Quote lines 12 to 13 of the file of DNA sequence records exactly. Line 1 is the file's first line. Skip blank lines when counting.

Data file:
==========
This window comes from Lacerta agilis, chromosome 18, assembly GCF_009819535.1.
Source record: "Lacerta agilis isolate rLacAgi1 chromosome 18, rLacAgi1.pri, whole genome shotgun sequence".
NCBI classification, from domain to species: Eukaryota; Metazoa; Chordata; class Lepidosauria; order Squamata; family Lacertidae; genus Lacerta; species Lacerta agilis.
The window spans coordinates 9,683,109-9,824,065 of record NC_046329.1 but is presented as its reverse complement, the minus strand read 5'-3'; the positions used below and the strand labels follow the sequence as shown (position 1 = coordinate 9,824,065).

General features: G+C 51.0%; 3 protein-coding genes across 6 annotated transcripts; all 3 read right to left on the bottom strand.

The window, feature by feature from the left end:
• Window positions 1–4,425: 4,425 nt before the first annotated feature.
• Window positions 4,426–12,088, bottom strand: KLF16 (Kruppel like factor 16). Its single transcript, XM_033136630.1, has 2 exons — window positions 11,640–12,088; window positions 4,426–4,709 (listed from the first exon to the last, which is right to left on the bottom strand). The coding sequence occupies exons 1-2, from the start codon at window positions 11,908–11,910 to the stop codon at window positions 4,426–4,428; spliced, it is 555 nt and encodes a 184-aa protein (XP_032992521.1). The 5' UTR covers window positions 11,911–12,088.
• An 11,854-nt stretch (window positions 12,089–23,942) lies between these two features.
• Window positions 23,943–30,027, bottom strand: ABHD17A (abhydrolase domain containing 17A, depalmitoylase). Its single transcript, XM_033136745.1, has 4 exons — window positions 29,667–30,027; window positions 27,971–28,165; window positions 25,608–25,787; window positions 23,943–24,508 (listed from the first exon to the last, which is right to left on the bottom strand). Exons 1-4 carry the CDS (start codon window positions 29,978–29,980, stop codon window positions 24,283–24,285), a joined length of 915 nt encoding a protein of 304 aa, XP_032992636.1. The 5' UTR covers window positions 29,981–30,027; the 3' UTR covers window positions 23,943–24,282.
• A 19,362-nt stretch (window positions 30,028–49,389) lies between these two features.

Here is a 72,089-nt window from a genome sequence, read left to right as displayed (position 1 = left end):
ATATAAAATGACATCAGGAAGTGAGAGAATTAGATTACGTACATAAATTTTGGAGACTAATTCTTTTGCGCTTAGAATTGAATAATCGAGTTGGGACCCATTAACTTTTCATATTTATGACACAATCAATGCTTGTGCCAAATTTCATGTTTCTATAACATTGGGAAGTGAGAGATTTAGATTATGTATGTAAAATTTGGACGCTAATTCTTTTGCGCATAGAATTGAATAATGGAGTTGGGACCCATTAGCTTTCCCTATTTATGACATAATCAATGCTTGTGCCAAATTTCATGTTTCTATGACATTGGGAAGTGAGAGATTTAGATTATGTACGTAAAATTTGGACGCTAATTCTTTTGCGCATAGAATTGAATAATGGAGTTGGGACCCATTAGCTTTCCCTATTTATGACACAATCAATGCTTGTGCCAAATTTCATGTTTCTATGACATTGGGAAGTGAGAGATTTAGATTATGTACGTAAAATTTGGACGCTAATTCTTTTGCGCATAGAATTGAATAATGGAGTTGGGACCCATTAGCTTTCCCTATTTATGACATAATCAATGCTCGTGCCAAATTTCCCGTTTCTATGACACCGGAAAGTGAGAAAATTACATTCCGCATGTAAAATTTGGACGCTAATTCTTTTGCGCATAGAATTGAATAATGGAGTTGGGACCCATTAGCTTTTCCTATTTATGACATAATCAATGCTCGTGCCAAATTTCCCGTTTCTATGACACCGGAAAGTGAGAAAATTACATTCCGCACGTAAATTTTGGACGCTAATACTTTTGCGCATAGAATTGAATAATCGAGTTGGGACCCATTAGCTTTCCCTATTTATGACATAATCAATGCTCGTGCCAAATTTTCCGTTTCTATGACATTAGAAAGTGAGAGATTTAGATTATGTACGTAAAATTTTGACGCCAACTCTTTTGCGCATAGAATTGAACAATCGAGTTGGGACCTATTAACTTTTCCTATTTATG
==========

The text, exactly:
Here is a 72,089-nt window from a genome sequence, read left to right as displayed (position 1 = left end):
ATATAAAATGACATCAGGAAGTGAGAGAATTAGATTACGTACATAAATTTTGGAGACTAATTCTTTTGCGCTTAGAATTGAATAATCGAGTTGGGACCCATTAACTTTTCATATTTATGACACAATCAATGCTTGTGCCAAATTTCATGTTTCTATAACATTGGGAAGTGAGAGATTTAGATTATGTATGTAAAATTTGGACGCTAATTCTTTTGCGCATAGAATTGAATAATGGAGTTGGGACCCATTAGCTTTCCCTATTTATGACATAATCAATGCTTGTGCCAAATTTCATGTTTCTATGACATTGGGAAGTGAGAGATTTAGATTATGTACGTAAAATTTGGACGCTAATTCTTTTGCGCATAGAATTGAATAATGGAGTTGGGACCCATTAGCTTTCCCTATTTATGACACAATCAATGCTTGTGCCAAATTTCATGTTTCTATGACATTGGGAAGTGAGAGATTTAGATTATGTACGTAAAATTTGGACGCTAATTCTTTTGCGCATAGAATTGAATAATGGAGTTGGGACCCATTAGCTTTCCCTATTTATGACATAATCAATGCTCGTGCCAAATTTCCCGTTTCTATGACACCGGAAAGTGAGAAAATTACATTCCGCATGTAAAATTTGGACGCTAATTCTTTTGCGCATAGAATTGAATAATGGAGTTGGGACCCATTAGCTTTTCCTATTTATGACATAATCAATGCTCGTGCCAAATTTCCCGTTTCTATGACACCGGAAAGTGAGAAAATTACATTCCGCACGTAAATTTTGGACGCTAATACTTTTGCGCATAGAATTGAATAATCGAGTTGGGACCCATTAGCTTTCCCTATTTATGACATAATCAATGCTCGTGCCAAATTTTCCGTTTCTATGACATTAGAAAGTGAGAGATTTAGATTATGTACGTAAAATTTTGACGCCAACTCTTTTGCGCATAGAATTGAACAATCGAGTTGGGACCTATTAACTTTTCCTATTTATG